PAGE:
Yesterday I read the New York Times front page story about the $1.8 million report commissioned by the U.S. Roman Catholic Bishops to get to the bottom of the church sexual abuse crisis.
The good news is that neither the all-male celibate priesthood nor homosexuality is to blame. That is indeed good news, especially for those of us who never confused homosexuality with pedophilia. (As a matter of fact, if the study devoted more than 12 cents to looking for the link between abusive priests and homosexuality, I believe the good Roman Catholic Bishops deserve a refund.)
The bad news is that the 1960s culture of free love and sexual revolution is to blame. Because if you were one of those women who celebrated her sexual autonomy, I hope you’re happy. Because an untold number of children were molested by priests as a result.
See for yourself:
The abuse occurred because priests who were poorly prepared and monitored, and were under stress, landed amid the social and sexual turmoil of the 1960s and ’70s.
I’m afraid I’m going to need someone to explain this to me very slowly and carefully. With the use of sock puppets as possible.
Because my reading of that is that priests need to be monitored and prepared not to molest children. How does that work, exactly?
Something like this, perhaps?
“Now, Young Priest, remember. You will see a child. You must not molest that child! We’ll be monitoring you closely. WHAT? A bra burning at 12 o’clock! I’m on my way!”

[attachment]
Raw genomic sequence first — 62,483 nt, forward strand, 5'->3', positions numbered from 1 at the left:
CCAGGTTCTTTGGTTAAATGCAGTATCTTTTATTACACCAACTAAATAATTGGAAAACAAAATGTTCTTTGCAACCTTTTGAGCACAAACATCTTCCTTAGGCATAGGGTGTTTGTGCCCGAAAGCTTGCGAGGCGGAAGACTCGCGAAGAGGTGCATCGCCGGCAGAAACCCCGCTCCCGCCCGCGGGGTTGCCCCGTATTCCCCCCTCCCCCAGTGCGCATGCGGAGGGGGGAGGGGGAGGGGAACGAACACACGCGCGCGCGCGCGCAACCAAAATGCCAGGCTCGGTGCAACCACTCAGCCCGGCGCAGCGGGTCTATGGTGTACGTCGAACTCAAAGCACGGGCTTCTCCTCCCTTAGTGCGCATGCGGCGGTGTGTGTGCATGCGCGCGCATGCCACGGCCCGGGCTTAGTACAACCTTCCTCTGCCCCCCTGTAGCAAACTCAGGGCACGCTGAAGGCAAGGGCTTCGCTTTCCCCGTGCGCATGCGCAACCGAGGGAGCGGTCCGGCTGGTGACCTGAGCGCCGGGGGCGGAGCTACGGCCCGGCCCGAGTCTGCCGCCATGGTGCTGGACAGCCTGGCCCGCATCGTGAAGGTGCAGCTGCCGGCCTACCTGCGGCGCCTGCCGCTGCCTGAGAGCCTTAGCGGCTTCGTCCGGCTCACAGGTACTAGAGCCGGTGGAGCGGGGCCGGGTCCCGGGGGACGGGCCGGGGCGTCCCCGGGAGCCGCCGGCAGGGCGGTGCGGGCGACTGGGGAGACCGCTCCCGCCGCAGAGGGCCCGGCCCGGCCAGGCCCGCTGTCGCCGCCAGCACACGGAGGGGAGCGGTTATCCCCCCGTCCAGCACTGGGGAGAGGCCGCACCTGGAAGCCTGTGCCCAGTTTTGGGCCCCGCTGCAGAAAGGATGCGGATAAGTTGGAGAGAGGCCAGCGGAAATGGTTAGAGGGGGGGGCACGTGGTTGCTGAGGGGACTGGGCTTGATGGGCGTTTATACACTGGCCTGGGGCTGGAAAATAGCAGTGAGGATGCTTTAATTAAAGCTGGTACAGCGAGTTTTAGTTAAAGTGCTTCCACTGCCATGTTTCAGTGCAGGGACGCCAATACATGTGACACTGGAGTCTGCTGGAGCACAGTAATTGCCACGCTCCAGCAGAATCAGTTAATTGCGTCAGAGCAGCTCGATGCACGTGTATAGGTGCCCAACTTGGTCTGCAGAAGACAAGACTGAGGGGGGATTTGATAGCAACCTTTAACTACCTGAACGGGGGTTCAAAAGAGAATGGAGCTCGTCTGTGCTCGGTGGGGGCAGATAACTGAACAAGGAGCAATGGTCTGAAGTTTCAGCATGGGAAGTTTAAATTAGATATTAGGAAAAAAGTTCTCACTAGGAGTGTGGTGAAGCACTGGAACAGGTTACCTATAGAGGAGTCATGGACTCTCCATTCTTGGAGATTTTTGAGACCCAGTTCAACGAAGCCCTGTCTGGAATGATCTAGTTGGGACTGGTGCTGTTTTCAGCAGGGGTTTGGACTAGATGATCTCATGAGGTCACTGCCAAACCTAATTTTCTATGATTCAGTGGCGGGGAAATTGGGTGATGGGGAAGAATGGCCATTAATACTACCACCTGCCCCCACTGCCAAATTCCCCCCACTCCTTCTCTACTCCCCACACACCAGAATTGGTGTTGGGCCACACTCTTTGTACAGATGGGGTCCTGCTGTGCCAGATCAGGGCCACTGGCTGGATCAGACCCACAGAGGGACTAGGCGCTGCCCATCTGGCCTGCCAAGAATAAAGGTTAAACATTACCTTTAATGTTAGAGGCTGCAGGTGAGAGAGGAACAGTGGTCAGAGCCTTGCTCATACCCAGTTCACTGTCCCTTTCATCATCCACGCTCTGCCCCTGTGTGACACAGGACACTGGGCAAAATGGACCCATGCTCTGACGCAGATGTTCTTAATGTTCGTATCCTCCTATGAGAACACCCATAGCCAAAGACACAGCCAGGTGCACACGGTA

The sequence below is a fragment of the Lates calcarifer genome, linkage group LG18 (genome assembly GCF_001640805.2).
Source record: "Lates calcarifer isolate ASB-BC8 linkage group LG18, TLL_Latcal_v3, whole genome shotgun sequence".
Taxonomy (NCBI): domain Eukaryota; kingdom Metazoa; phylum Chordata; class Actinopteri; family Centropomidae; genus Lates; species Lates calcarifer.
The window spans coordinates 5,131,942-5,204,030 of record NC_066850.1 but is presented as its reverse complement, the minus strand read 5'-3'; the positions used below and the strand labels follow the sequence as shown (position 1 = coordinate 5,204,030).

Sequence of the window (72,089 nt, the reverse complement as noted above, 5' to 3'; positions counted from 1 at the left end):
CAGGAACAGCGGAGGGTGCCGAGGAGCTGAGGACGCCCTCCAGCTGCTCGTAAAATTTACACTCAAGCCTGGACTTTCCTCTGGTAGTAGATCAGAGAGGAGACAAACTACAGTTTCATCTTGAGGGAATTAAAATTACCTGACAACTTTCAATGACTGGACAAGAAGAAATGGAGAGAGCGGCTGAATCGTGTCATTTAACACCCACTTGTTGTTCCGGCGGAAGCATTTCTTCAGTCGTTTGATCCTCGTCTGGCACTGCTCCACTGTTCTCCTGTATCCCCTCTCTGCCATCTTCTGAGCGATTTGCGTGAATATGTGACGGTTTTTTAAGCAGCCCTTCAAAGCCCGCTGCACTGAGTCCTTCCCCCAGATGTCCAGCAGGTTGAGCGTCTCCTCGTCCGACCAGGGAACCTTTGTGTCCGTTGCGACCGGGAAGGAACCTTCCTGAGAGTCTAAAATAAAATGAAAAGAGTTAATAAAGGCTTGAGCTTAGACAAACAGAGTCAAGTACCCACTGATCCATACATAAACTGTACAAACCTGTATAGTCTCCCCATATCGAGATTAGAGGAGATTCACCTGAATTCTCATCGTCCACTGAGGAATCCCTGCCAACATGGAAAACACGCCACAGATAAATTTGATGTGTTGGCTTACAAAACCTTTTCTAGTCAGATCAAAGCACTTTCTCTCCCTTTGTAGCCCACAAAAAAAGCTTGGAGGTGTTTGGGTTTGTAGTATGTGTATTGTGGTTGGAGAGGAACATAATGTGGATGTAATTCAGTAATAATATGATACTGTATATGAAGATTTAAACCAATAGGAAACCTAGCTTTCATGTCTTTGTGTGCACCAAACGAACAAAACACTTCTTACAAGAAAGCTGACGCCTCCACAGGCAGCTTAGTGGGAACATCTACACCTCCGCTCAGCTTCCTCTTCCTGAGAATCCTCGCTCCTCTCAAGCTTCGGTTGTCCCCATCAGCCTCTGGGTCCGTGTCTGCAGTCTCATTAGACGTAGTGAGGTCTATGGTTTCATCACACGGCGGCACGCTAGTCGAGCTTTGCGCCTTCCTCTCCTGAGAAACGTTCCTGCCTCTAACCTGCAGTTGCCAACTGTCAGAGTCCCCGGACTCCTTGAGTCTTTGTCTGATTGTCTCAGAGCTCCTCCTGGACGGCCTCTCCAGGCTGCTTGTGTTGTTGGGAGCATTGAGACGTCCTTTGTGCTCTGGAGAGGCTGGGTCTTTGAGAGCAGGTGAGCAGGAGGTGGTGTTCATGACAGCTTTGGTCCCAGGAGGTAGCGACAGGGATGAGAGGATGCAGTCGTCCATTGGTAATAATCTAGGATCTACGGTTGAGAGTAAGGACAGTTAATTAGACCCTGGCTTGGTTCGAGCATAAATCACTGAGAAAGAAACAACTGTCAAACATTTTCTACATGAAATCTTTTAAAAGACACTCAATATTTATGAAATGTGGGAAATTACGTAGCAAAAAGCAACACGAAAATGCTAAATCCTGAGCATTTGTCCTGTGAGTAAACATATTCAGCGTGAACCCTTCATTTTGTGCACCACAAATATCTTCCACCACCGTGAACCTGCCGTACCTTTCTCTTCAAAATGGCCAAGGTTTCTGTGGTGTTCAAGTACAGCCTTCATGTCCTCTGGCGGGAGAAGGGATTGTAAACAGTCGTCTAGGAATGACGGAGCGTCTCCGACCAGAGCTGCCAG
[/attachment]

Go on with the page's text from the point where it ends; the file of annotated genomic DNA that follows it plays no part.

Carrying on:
The other fun part of the report is that it states that the abusive priests were not pedophiles. Huh.
See, I thought that in order to qualify as a pedophile, you just had to molest children, but apparently there’s a higher bar for admission. Pedophilia is defined as a “psychiatric disorder that is characterized by recurrent fantasies, urges and behaviors about prepubescent children.” I wish they’d added “sexual” to the mix, because I’ve been having recurrent fantasies about my prepubescent children cleaning their prepubescent rooms for years now. I’d like to think that it doesn’t make me a pedophile.
Of course it helped a lot that the report used the definition of “prepubescent” as children aged 10 and under. (The Diagnostic and Statistical Manual of Mental Disorders, of The American Psychiatric Association, classifies a prepubescent child as age 13 or younger.)
I’m truly puzzled by this, even assuming the older, 13 year old cut-off. Is an adult having sexual contact with a 14 year old not a pedophile? Is there a better word for that person?
I can’t wait to see the full study. I’d like to think that $1.8 million would buy more in this economy.
One year ago ...